Asia

Does Norway Hold Key to Solving South China Sea Dispute?

  • By
  • Parag Khanna,
  • New America Foundation
  • and John Gilman
November 13, 2012 |

The South China Sea has returned to the geopolitical spotlight, eclipsing the Taiwan Straits as the region's most volatile flashpoint.

But quite unlike the Taiwan or the associated Quemoy/Matsu dispute, the South China Sea's claimant nations are at least as interested in developing the region's economic potential as they are in asserting sovereignty and building military bases.

This opens a window to resolving the dispute in a way that looks beyond the traditional frame of sovereignty and towards a win-win economic benefit.

From Social Banking to Financial Inclusion: Understanding the Potential for Financial Services Innovation in India

  • By
  • Eric Tyler,
  • Anjana Ravi,
  • New America Foundation
  • and Sunil Bhat, Minakshi Ramji and Anjaneyulu Ballem (MicroSave)
October 29, 2012

When it comes to savings for the poor and financial inclusion efforts, India is a dynamic market ripe for innovation and experimentation. Its extensive web of financial service providers as well as the incidence of large-scale exclusion are contradictory features that also make it a market worth examining.

Investing in Girls

  • By
  • Jamie M. Zimmerman,
  • Nicole Tosh,
  • Jamie Holmes,
  • New America Foundation
October 11, 2012

Over the last decade, anti-poverty initiatives across the developing world have increasingly focused on gender-based strategies, and in particular, on achieving equality and empowerment through gender-focused program innovation. While important progress has been made in the last several years, men still outnumber women in paid employment in almost every region of the developing world, with more women working informally, and in more vulnerable employment positions, than men.

The New Silk Road is Made of Iron-And Stretches from Scotland to Singapore

  • By
  • Parag Khanna,
  • New America Foundation
September 30, 2012 |

At some point in the next 200 million years, according to Yale University scientists, the North American and Eurasian tectonic plates will collide at the North Pole. When they are eventually joined by Africa, the singular super-continent will re-emerge, reminiscent of the Pangea that existed hundreds of millions of years ago.

Why China’s Slowdown May Get Permanently Worse

  • By
  • Steve LeVine,
  • New America Foundation
September 27, 2012 |

For years, global economists have forecast a slowdown in China’s breakneck growth. Now that the deceleration is actually here, rich-world investors, companies and government officials, reliant on the Chinese juggernaut for their financial well-being, seem impatient for the revelry to resume, and are hoping that the Chinese government will follow up its stimulus of package of 2008-2009 with another generous injection of capital. (On Sept.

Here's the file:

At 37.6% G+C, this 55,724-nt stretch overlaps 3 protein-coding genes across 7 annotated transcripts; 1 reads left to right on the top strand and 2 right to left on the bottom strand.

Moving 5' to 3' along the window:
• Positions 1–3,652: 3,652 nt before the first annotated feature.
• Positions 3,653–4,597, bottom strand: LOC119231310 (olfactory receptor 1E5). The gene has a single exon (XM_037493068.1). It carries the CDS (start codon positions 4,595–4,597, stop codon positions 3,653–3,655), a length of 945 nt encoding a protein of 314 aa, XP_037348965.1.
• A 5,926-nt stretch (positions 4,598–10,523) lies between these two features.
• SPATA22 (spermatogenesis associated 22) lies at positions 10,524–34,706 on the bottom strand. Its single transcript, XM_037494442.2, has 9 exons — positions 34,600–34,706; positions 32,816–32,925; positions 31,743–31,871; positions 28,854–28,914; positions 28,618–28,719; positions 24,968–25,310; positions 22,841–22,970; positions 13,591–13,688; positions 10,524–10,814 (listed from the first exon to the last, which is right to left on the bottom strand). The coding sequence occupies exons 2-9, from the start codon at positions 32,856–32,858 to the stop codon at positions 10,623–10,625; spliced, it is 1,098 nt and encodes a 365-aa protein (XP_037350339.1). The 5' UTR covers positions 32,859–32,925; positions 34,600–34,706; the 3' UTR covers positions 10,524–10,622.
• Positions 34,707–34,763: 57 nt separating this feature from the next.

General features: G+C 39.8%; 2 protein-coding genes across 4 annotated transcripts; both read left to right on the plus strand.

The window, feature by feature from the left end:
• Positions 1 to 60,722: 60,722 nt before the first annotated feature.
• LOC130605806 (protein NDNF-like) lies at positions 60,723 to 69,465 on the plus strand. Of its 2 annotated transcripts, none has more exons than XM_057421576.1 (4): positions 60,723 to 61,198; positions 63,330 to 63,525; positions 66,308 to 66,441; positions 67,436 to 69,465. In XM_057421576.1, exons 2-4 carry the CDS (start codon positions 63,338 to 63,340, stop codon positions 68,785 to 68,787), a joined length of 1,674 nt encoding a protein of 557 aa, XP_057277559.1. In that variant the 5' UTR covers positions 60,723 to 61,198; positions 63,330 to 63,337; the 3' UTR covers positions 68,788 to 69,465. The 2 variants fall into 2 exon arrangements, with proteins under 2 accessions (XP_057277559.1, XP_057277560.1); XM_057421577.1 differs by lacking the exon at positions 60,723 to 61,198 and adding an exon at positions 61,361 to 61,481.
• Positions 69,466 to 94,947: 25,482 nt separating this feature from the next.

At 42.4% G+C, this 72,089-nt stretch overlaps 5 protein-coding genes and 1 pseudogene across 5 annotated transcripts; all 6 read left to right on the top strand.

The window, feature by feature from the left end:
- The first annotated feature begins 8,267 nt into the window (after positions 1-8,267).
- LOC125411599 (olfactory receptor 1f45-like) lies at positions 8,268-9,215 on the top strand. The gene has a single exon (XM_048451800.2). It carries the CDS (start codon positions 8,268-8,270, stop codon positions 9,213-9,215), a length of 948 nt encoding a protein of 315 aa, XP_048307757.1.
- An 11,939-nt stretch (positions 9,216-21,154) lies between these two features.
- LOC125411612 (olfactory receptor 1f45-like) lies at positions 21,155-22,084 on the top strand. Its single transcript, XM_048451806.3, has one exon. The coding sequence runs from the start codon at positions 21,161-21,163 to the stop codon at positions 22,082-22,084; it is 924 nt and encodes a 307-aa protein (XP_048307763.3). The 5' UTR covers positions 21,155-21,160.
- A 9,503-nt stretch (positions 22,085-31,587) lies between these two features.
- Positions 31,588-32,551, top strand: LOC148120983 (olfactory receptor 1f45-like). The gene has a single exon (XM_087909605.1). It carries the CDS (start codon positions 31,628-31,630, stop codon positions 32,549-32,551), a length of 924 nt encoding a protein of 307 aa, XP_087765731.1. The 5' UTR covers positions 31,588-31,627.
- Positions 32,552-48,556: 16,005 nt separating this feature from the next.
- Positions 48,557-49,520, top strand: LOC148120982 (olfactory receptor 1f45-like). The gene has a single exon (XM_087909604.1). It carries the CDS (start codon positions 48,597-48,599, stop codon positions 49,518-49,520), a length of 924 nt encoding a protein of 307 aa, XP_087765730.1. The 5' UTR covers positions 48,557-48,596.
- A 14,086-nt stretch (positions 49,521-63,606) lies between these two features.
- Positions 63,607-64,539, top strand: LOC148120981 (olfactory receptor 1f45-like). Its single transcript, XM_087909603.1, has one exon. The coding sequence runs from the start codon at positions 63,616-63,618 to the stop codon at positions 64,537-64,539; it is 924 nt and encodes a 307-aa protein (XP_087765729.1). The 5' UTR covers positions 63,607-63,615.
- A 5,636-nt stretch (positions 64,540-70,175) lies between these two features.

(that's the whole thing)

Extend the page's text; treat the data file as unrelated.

A Glitch in the Matrix

  • By
  • Barry C. Lynn,
  • New America Foundation
September 11, 2012 |

Economic interdependence among nations, Americans have long believed, is the surest and safest path both to a wide prosperity and a perpetual peace. If all nations jointly depend together on one vast "global" factory for many basic goods, so our thinking holds, no one state will ever dare disrupt the functioning of this "communalized" system.

Don’t Bet on the End of China’s Growth Miracle

  • By
  • Charles Kenny,
  • New America Foundation
September 2, 2012 |

In 2011, China’s economy grew 9.2 percent, compared with 10.4 percent in 2010. In the second quarter of 2012 that growth rate had fallen further, to 7.6 percent. That’s set alarm bells ringing about the fate of the China miracle. Will the most successful and rapid decline in global poverty in the history of humanity shudder to a halt? Will the Asian Century be postponed, leaving the U.S., against the odds, as the undisputed top nation for the foreseeable future?

Sense and Nonsense About Obama and Osama

  • By
  • Peter Bergen,
  • New America Foundation
August 29, 2012 |

On Wednesday some media outlets obtained copies of the heavily embargoed book "No Easy Day" by Mark Owen, the pseudonym of one of the Navy SEALs who was part of the mission that killed Osama bin Laden.

Sporting Chance

  • By
  • Steve Coll,
  • New America Foundation
August 6, 2012 |

ABSTRACT: PROFILES about Imran Khan. Khan, who once ruled the sport of cricket from Karachi to Lord’s, is in contention to rule the Islamic Republic of Pakistan. Khan makes for an unusual politician—a former tabloid celebrity aspiring to negotiate with the Taliban. He is rated in opinion polls as his country’s most popular politician. He leads the somewhat amorphous party Tehreek-e-Insaf, or the Movement for Justice, which he founded in 1996. It promises a crackdown on corruption, freedom from American influence, competent governance, and a more equitable economy.

Programs:

What's Working in Pakistan

  • By
  • Peter Bergen,
  • New America Foundation
July 23, 2012 |

Pakistan can't get no respect.
 
In 2007, Newsweek published an influential cover story proclaiming it "the most dangerous country in the world."
 
The bill of particulars for this indictment typically includes the inarguable facts that the Taliban is headquartered in Pakistan, as is what remains of al-Qaeda, as well as an alphabet soup of other jihadist terrorist groups.
 
And in 2011, it became embarrassingly clear that Pakistan had harbored Osama bin Laden for almost a decade, even if unwittingly, in a city not far from the capital, Islamabad.

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